Today is perhaps the coldest day in 20 years in much of the Midwest.
Yesterday, I left Madison, Wisconsin, for a conference in St. Louis. We drove out on a lovely winter day, into the maw of a monster blizzard. We made it about halfway, stopping in Bloomington, Illinois.
- The temperatures had neared zero Fahrenheit.
- One lane of the highway was covered with snow and impassable at points.
- Blowing snow dropped visibility to about 50 yards much of the time.
- Two foot drifts edged into the one remaining driving lane.
- It was getting dark.
So we hunkered down in a hotel, carbed ourselves up this morning, and rolled out again. The sun is shining, but it is really, really cold. Lots of stores are closed due to the cold. And people around here are accustomed to some serious winter.
It’s easy to bemoan the bone-numbing cold. We can shake our heads at players’ bare arms as the Packers play the 49ers on the Frozen Tundra with the wind chill way down below zero. And we can wring our chapped hands at all the things that could go wrong.
But I’m also thankful today.
There are a couple of good things about record-shattering arctic frigid temperatures.
Record-shattering arctic frigid temperatures remind us we are not in control. (Click to tweet this.)
Since returning to the US four years ago, Chrissy and I have noticed that lots of people here think they’re in control of everything. In part, this is human nature. But I think it’s a consequence of being the most marketing-saturated society on earth…ever. People point out problems and inconveniences and then try to sell us things that address those. And so we think we’re supposed to be able to solve every problem and control everything. Ridiculous cold is uncontrollable and thus teaches us that important lesson again.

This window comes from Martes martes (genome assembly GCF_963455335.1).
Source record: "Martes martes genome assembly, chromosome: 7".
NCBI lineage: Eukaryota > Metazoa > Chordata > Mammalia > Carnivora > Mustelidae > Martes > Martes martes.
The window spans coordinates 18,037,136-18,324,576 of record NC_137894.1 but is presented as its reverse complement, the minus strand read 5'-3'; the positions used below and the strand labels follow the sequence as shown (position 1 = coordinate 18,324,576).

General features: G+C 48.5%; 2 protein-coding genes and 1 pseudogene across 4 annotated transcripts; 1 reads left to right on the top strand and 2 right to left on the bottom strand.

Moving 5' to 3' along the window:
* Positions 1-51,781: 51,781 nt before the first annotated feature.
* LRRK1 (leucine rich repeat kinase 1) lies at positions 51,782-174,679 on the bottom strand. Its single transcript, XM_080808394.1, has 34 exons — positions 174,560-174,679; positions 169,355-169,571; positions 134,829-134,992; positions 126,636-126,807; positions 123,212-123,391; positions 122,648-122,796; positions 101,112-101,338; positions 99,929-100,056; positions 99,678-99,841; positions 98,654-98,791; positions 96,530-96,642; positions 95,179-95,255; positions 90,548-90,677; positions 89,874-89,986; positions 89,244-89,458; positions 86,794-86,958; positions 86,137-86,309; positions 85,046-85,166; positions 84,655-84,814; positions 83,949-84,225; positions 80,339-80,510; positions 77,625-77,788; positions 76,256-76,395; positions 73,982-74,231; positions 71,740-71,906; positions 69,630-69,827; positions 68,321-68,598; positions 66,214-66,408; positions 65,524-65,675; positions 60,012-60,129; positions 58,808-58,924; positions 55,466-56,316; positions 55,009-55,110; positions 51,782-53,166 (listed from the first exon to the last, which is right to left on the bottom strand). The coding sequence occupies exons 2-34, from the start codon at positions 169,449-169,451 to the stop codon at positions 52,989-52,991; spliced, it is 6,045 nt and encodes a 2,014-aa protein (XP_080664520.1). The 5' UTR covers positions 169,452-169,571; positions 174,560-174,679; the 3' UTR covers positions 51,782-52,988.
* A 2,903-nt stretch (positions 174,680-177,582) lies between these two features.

Record-shattering arctic frigid temperatures give us a common enemy. (Click to tweet this.)
Everyone hates the crazy cold. In our polarized, fractious culture, it’s really unique for us to have something—anything—that we all have to face simultaneously while on the same side. No one loves wind chills of -35°F. We can agree that this is unpleasant. And this brings me to my final upside of this wicked weather.
Record-shattering arctic frigid temperatures make us better people. (Click to tweet this.)
I don’t mean that recognizing we are not in control makes us better people (though I think it does). Nor do I mean that somehow the blowing snow and ridiculous lows will blast away our shallowness (though that does seem likely to me). What I’m getting at here is that when we collectively face something as difficult and dangerous as the cold across the middle of the country right now, we help each other.
We are all a little bit scared of what could happen out there. We are in this together, and if we can help someone else, we hop to it.
What if we all had that same attitude all the time?
Leave a comment with your thoughts on this or other upsides to these extreme temps.